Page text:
Brigit Pegeen Kelly

October 20, 2016


Average rating: 4.28 · 1,162 ratings · 75 reviews · 4 distinct worksSimilar authors

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To the Place of the Trumpets

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Song & The Orchard

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“This song is sweet. It is sweet. The heart dies of this sweetness.”
Brigit Pegeen Kelly

“Plants Fed On by Fawns"

All the flowers: the pleated leaves of the hellebore;
And the false blossom of the calla, a leaf like a petal—
The white flesh of a woman bathing— a leaf over-
Shadowing the small flowers hidden in the spadix;
And fly poison, tender little flower, whose cursed root
Pounded into a fine white powder will destroy flies.
But why kill flies? They do not trouble me. They
Are like the fruit the birds feed on. They are like
The wind in the trees, or the sap that threads all things,
The blue blood moving through branch and vine,
Through the wings of dead things and living things....
If I lift my hand? If I write to you? The letters
Can be stored in a box. Can they constitute the shape
Of a love? Can the paper be ground? Can the box
Be altar and garden plot and bed? Can there rise
From the bed the form of a two-headed creature,
A figure that looks both forward and back, keeping
Watch always, one head sleeping while the other wakes,
The bird head sleeping while the lion head wakes,
And then the changing of the guard?.... No,
The flies do not trouble me. They are like the stars
At night. Common and beautiful. They are like
My thoughts. I stood at midnight in the orchard.
There were so many stars, and yet the stars,
The very blackness of the night, though perfectly
Cold and clear, seemed to me to be insubstantial,
The whole veil of things seemed less substantial
Than the thing that moved in the dark behind me,
An unseen bird or beast, something shifting in its sleep,
Half-singing and then forgetting it was singing:
Be thou always ravished by love, starlight running
Down and pulling back the veil of the heart,
And then the water that does not exist opening up
Before one, dark as wine, and the unveiled figure
Of the self stepping unclothed, sweetly stripped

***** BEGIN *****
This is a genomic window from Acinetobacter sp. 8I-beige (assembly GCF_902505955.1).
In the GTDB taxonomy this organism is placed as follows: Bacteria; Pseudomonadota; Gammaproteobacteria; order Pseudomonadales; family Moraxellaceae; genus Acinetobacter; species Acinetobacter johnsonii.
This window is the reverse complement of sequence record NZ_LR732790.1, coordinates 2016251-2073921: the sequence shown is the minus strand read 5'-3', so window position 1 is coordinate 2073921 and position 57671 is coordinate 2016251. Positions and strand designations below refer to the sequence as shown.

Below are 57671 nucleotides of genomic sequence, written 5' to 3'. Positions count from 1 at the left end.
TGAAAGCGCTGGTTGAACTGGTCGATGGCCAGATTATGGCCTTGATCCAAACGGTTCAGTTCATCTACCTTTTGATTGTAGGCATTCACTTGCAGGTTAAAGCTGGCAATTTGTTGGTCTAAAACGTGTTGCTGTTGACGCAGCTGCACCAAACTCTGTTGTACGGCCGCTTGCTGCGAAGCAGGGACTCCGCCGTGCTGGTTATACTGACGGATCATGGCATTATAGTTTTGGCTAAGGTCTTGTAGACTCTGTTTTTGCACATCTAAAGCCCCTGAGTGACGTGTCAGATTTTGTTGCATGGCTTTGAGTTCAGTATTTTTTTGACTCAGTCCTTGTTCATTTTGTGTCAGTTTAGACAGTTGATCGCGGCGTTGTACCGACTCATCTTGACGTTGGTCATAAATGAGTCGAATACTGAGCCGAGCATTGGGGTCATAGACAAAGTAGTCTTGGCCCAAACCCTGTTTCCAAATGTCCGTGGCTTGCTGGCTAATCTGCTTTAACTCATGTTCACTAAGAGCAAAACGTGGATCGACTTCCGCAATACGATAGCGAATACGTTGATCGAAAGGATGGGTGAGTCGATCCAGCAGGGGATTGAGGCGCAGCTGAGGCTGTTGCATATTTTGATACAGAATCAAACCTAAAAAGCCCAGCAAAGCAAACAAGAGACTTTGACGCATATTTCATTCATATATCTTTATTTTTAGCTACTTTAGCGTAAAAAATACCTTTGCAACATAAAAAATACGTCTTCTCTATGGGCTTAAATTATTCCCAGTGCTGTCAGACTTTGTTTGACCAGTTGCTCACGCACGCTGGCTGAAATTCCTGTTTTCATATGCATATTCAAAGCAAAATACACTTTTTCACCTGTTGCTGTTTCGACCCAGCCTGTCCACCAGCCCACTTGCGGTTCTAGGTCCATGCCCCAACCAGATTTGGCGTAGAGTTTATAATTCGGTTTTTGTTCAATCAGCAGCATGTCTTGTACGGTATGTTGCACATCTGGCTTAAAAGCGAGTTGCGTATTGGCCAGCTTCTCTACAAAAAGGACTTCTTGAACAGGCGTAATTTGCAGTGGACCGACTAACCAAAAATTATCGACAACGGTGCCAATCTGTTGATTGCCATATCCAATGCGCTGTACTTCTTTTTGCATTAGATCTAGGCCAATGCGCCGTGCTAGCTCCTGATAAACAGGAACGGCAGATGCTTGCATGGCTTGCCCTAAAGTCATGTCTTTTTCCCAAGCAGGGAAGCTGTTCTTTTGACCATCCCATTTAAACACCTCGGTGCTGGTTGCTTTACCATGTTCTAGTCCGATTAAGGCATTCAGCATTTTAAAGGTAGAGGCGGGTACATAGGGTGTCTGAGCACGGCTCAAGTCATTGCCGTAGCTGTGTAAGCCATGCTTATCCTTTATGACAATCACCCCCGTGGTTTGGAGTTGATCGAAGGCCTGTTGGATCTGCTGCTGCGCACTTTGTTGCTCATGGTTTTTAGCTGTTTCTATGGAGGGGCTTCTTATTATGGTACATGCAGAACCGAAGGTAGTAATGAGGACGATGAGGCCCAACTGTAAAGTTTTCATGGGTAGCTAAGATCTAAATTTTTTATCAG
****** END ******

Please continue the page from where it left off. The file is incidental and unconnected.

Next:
Of its leaf, into starlight and the shadow of night,
The cold water warm around the narrow ankles,
The body at its most weightless, a thing so durable
It will— like the carved stone figures holding up
The temple roof— stand and remember its gods
Long after those gods have been forsaken.”
Brigit Pegeen Kelly, The Orchard

“The Leaving"

My father said I could not do it,
but all night I picked the peaches.
The orchard was still, the canals ran steadily.
I was a girl then, my chest its own walled garden.
How many ladders to gather an orchard?
I had only one and a long patience with lit hands
and the looking of the stars which moved right through me
the way the water moved through the canals with a voice
that seemed to speak of this moonless gathering
and those who had gathered before me.
I put the peaches in the pond’s cold water,
all night up the ladder and down, all night my hands
twisting fruit as if I were entering a thousand doors,
all night my back a straight road to the sky.
And then out of its own goodness, out
of the far fields of the stars, the morning came,
and inside me was the stillness a bell possesses
just after it has been rung, before the metal
begins to long again for the clapper’s stroke.
The light came over the orchard.
The canals were silver and then were not.
and the pond was–I could see as I laid
the last peach in the water–full of fish and eyes.”
Brigit Pegeen Kelly, To the Place of the Trumpets

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